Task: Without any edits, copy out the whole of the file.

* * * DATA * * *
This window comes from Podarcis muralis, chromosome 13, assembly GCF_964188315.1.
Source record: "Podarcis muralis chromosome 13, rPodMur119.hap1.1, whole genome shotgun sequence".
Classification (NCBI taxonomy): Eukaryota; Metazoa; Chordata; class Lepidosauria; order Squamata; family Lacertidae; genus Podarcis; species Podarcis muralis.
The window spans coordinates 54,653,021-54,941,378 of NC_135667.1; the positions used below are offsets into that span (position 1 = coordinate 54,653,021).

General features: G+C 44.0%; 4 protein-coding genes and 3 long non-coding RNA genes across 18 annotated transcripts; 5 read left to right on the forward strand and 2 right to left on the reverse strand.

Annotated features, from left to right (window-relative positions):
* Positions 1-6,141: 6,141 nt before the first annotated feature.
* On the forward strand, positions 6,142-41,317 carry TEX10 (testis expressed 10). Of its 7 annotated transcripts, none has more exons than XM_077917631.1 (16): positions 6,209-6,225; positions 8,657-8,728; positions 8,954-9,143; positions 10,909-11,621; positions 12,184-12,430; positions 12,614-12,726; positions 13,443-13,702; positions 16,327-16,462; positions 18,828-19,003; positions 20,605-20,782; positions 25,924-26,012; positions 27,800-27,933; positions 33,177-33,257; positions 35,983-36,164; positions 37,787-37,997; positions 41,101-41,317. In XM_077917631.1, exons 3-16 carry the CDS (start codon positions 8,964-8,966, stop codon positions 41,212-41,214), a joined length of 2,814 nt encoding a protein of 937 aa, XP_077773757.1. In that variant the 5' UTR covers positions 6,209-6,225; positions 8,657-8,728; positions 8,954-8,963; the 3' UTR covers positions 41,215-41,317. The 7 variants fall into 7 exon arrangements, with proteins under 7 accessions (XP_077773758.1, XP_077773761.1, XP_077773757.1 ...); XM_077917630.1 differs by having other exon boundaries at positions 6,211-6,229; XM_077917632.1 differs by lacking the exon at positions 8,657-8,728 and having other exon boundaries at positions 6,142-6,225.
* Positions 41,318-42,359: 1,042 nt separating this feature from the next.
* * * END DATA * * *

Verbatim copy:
This window comes from Podarcis muralis, chromosome 13, assembly GCF_964188315.1.
Source record: "Podarcis muralis chromosome 13, rPodMur119.hap1.1, whole genome shotgun sequence".
Classification (NCBI taxonomy): Eukaryota; Metazoa; Chordata; class Lepidosauria; order Squamata; family Lacertidae; genus Podarcis; species Podarcis muralis.
The window spans coordinates 54,653,021-54,941,378 of NC_135667.1; the positions used below are offsets into that span (position 1 = coordinate 54,653,021).

General features: G+C 44.0%; 4 protein-coding genes and 3 long non-coding RNA genes across 18 annotated transcripts; 5 read left to right on the forward strand and 2 right to left on the reverse strand.

Annotated features, from left to right (window-relative positions):
* Positions 1-6,141: 6,141 nt before the first annotated feature.
* On the forward strand, positions 6,142-41,317 carry TEX10 (testis expressed 10). Of its 7 annotated transcripts, none has more exons than XM_077917631.1 (16): positions 6,209-6,225; positions 8,657-8,728; positions 8,954-9,143; positions 10,909-11,621; positions 12,184-12,430; positions 12,614-12,726; positions 13,443-13,702; positions 16,327-16,462; positions 18,828-19,003; positions 20,605-20,782; positions 25,924-26,012; positions 27,800-27,933; positions 33,177-33,257; positions 35,983-36,164; positions 37,787-37,997; positions 41,101-41,317. In XM_077917631.1, exons 3-16 carry the CDS (start codon positions 8,964-8,966, stop codon positions 41,212-41,214), a joined length of 2,814 nt encoding a protein of 937 aa, XP_077773757.1. In that variant the 5' UTR covers positions 6,209-6,225; positions 8,657-8,728; positions 8,954-8,963; the 3' UTR covers positions 41,215-41,317. The 7 variants fall into 7 exon arrangements, with proteins under 7 accessions (XP_077773758.1, XP_077773761.1, XP_077773757.1 ...); XM_077917630.1 differs by having other exon boundaries at positions 6,211-6,229; XM_077917632.1 differs by lacking the exon at positions 8,657-8,728 and having other exon boundaries at positions 6,142-6,225.
* Positions 41,318-42,359: 1,042 nt separating this feature from the next.